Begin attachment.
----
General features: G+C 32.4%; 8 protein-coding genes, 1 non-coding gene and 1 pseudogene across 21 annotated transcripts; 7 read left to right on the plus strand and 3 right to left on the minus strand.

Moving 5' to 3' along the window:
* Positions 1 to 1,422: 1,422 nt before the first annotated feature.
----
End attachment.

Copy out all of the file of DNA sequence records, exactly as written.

General features: G+C 32.4%; 8 protein-coding genes, 1 non-coding gene and 1 pseudogene across 21 annotated transcripts; 7 read left to right on the plus strand and 3 right to left on the minus strand.

Moving 5' to 3' along the window:
* Positions 1 to 1,422: 1,422 nt before the first annotated feature.